When was the last time you forgot a username or password – probably quite recently, right?
It is estimated that over half of us at some time or other have been unable to complete a transaction because of an incorrect username or password. While sophisticated passwords are recommended, 70% of us can’t remember complex or long passwords, and research conducted in the United Kingdom found that 44% of shoppers have abandoned at least one online shopping transaction because they were frustrated with the complexity of identity verification.
Current authentication protocols commonly used by retail outlets and online transaction schemes are driving some customers away.
How has it worked up to now?
The process of authenticating “who we are” has traditionally been implemented using two paradigms: “something to know”, such as a password, and “something to have”, such as device which generates a unique code with a short period of validity. Recently this two-fold approach has been augmented by the additional idea of “something about you” where devices can for example literally take our fingerprint as part of their user verification process. So these ideas are out there already, they are not new, but they have not been implemented in an easy to use manner and they have not taken advantage of mobile communications.
Instead, to date many websites simply opt to use social logins which integrate with Google and Facebook to make sign-ins faster. For the most part, Google and Facebook are clearly trying to ‘own’ the ID authenticator role. Yes, there are huge numbers of users of social networking, but what about those who are wary of granting permission to Facebook or Google to access a service and are concerned about privacy? And what about those that can’t remember the password to a social networking site? Are businesses going to leave potential customers out in the cold? Surely, it is time to make the ID verification process a lot simpler.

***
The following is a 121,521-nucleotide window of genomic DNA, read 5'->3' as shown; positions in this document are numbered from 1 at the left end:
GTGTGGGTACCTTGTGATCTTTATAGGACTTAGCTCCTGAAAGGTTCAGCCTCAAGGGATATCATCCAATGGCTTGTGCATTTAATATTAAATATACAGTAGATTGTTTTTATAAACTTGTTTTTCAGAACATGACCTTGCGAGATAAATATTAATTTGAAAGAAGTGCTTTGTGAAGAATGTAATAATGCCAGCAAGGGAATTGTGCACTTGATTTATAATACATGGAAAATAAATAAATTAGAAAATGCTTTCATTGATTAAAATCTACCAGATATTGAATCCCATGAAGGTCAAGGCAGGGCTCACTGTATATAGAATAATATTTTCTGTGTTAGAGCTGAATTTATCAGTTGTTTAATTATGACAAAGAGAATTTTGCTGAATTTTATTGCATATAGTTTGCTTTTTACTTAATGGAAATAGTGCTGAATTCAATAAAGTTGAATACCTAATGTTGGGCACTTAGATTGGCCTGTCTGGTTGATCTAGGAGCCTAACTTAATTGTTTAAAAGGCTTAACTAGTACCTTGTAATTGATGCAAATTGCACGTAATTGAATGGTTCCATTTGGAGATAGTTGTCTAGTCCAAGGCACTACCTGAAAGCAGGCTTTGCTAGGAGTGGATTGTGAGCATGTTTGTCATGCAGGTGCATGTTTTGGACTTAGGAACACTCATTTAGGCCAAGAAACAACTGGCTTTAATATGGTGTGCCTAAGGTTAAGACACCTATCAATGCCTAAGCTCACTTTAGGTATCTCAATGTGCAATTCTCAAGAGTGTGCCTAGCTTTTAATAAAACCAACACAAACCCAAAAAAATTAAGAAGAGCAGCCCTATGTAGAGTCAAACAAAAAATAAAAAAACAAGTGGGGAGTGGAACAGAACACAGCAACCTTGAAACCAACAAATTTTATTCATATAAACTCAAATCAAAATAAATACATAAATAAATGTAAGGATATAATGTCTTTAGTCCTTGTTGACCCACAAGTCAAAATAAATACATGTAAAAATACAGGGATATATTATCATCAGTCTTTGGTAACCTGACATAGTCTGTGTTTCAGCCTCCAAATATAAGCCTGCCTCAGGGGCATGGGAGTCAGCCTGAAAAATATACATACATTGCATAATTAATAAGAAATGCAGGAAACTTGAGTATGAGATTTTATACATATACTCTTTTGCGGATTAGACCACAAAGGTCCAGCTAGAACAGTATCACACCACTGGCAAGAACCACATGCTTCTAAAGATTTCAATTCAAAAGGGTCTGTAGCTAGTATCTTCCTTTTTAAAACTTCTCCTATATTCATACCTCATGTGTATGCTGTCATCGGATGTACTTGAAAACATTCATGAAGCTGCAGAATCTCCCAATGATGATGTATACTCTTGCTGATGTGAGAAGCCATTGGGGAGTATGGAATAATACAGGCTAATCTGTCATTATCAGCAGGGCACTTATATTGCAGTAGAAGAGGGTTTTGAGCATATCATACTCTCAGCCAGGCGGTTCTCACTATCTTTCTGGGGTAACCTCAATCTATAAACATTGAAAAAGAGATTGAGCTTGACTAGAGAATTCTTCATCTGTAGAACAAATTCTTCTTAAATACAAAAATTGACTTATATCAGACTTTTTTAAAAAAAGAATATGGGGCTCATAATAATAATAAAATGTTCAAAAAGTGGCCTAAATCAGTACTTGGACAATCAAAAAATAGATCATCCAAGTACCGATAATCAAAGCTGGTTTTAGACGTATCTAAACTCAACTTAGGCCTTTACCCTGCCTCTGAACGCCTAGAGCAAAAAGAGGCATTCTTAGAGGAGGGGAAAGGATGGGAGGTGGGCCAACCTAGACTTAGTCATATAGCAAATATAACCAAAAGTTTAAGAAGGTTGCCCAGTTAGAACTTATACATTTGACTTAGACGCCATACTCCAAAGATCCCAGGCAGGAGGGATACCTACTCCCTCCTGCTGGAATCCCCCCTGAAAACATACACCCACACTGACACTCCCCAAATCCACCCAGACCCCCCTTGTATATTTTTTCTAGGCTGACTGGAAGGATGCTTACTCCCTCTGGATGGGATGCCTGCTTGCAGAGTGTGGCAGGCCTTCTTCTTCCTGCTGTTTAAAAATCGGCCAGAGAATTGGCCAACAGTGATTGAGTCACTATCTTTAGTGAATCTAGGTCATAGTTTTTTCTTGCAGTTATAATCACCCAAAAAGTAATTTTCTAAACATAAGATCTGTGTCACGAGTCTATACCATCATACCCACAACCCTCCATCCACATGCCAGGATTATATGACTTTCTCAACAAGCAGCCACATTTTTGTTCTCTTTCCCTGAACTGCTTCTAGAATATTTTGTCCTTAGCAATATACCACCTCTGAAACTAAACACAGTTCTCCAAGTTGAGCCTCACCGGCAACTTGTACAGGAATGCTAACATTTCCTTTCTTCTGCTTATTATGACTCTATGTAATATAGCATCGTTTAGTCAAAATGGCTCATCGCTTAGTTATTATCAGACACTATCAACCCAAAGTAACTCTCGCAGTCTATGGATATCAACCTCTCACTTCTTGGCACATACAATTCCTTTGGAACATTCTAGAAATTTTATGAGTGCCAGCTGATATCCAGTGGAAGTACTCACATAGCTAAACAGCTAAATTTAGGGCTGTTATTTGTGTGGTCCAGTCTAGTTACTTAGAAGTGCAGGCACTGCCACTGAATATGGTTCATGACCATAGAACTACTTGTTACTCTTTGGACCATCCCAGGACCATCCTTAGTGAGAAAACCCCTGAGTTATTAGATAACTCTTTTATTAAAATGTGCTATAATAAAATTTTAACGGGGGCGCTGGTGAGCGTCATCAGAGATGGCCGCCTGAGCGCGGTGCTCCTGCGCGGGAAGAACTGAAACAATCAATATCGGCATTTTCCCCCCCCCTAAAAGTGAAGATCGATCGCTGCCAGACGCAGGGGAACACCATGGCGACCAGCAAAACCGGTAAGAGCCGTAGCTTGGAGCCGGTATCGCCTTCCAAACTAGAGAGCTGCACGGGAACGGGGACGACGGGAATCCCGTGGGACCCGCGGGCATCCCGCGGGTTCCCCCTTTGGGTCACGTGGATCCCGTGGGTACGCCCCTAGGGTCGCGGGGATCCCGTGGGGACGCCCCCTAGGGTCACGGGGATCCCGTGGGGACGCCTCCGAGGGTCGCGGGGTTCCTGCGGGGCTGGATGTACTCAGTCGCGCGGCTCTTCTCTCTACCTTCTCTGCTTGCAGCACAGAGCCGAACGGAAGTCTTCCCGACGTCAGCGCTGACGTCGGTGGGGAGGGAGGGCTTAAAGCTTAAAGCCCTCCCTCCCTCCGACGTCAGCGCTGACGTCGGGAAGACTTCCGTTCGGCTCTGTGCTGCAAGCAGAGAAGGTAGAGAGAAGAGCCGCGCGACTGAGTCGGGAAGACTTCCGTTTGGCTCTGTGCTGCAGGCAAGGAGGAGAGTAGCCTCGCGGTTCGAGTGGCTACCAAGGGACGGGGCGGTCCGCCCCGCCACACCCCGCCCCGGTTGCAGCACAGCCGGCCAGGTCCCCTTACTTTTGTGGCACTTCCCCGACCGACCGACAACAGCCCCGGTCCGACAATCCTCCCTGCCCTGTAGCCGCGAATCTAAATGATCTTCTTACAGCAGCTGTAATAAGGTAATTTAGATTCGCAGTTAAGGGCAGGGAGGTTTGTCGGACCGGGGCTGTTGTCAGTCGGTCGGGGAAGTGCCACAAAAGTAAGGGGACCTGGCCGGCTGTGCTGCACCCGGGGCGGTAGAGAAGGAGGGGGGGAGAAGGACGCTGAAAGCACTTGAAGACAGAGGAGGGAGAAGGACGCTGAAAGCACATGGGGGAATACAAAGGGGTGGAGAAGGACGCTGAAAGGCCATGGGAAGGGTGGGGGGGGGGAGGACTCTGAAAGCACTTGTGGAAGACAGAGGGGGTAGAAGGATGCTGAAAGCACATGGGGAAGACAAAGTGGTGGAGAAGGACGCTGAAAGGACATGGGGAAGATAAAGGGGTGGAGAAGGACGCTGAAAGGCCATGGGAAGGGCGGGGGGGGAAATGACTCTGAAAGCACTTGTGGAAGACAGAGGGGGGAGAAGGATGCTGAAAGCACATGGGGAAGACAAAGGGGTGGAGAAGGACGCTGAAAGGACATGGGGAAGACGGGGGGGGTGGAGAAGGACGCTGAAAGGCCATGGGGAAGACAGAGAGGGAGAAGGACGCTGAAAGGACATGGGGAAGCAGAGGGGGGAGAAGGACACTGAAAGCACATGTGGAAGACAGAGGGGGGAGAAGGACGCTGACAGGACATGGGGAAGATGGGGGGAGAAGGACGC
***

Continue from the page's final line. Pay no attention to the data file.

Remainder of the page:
Why mobile-enabled ID?
Why should mobile operators be granted this role as opposed to the Over The Top players? Well there are a number of advantages of using a mobile-enabled ID authentication service:
- Ease of use: The SIM on the mobile device and your mobile number can authenticate the subscriber. Consumers do not need to remember multiple passwords, usernames and security questions. Pretty much everyone has their phone with them, always.
- Faster verification: Authentication is a few clicks and swipes and could make the login and check-out process fast.
- Trust: People already invest significant personal trust and capital in their mobile number. With a mobile number for authentication, subscribers can decide what information to share.
- Safer ID: Operators can also use biometric verification to add an extra level of security such as Touch ID.
- Enterprise partnerships: This new service would enable mobile operators to build closer partnerships with enterprises and secure new revenue streams.
Time for a reset
4 out of 5 shoppers already use their smartphones to buy products online. That’s not a surprise to most of us. However, what is significant is that mobile operators are well positioned to take the lead on ID authentication and provide both consumers and enterprises value and ease of use. It also opens up the potential for network operators to secure a new revenue stream.
Why haven’t most mobile operators been able to roll out such a service already? Despite having access to infrastructure such as the HLR (Home Location Register), which does contain information on subscriber identity, mobile operators have struggled to access this information efficiently, and make it accessible with ease to verified applications. That is partly because network providers have various databases spread over different locations and use different technologies. Integrating all these data repositories into one has not been an option for most operators - up until now.
Here at Openwave Mobility we recently launched the industry’s first carrier-grade subscriber data federation solution, Smart Data Federator. With a flexible interface between data silos, mobile operators now have a unified, consolidated view of all subscriber data that can be accessed by authorized applications. SDF utilizes proven technology installed in the largest deployment of a User Data Repository in the world. Our solution makes it easier for operators to launch a new subscriber ID authentication service based on layer 7 identity management protocols.
In summary, research has found that exasperated shoppers abandoned trollies worth nearly $2 billion (£1.2bn) because of complex authentication protocols. That’s money businesses can ill-afford to lose. Thanks to new technology available today, mobile operators can make the ID verification process simpler for the consumer and help enterprises recuperate revenues that would have otherwise been spent elsewhere.
It is time for an ID reset.